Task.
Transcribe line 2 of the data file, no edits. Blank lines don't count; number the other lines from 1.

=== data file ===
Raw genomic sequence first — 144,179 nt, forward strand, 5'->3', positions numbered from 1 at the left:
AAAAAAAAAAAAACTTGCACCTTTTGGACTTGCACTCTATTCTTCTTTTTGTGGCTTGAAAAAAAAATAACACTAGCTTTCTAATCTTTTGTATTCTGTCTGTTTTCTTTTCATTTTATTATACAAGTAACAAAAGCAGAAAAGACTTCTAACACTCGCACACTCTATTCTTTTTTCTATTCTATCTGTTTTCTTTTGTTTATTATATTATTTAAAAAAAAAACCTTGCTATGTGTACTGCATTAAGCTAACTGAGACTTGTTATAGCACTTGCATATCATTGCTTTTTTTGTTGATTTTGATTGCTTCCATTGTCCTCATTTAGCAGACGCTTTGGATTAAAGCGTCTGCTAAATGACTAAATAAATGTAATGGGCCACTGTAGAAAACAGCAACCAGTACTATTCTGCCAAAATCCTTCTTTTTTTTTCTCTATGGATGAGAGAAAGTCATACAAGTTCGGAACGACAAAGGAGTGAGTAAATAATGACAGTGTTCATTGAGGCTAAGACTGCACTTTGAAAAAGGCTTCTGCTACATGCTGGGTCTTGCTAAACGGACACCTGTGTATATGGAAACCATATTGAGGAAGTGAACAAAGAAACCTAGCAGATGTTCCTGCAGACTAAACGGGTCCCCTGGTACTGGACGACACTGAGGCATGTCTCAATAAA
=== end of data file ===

AAAAAAAAAAAAACTTGCACCTTTTGGACTTGCACTCTATTCTTCTTTTTGTGGCTTGAAAAAAAAATAACACTAGCTTTCTAATCTTTTGTATTCTGTCTGTTTTCTTTTCATTTTATTATACAAGTAACAAAAGCAGAAAAGACTTCTAACACTCGCACACTCTATTCTTTTTTCTATTCTATCTGTTTTCTTTTGTTTATTATATTATTTAAAAAAAAAACCTTGCTATGTGTACTGCATTAAGCTAACTGAGACTTGTTATAGCACTTGCATATCATTGCTTTTTTTGTTGATTTTGATTGCTTCCATTGTCCTCATTTAGCAGACGCTTTGGATTAAAGCGTCTGCTAAATGACTAAATAAATGTAATGGGCCACTGTAGAAAACAGCAACCAGTACTATTCTGCCAAAATCCTTCTTTTTTTTTCTCTATGGATGAGAGAAAGTCATACAAGTTCGGAACGACAAAGGAGTGAGTAAATAATGACAGTGTTCATTGAGGCTAAGACTGCACTTTGAAAAAGGCTTCTGCTACATGCTGGGTCTTGCTAAACGGACACCTGTGTATATGGAAACCATATTGAGGAAGTGAACAAAGAAACCTAGCAGATGTTCCTGCAGACTAAACGGGTCCCCTGGTACTGGACGACACTGAGGCATGTCTCAATAAA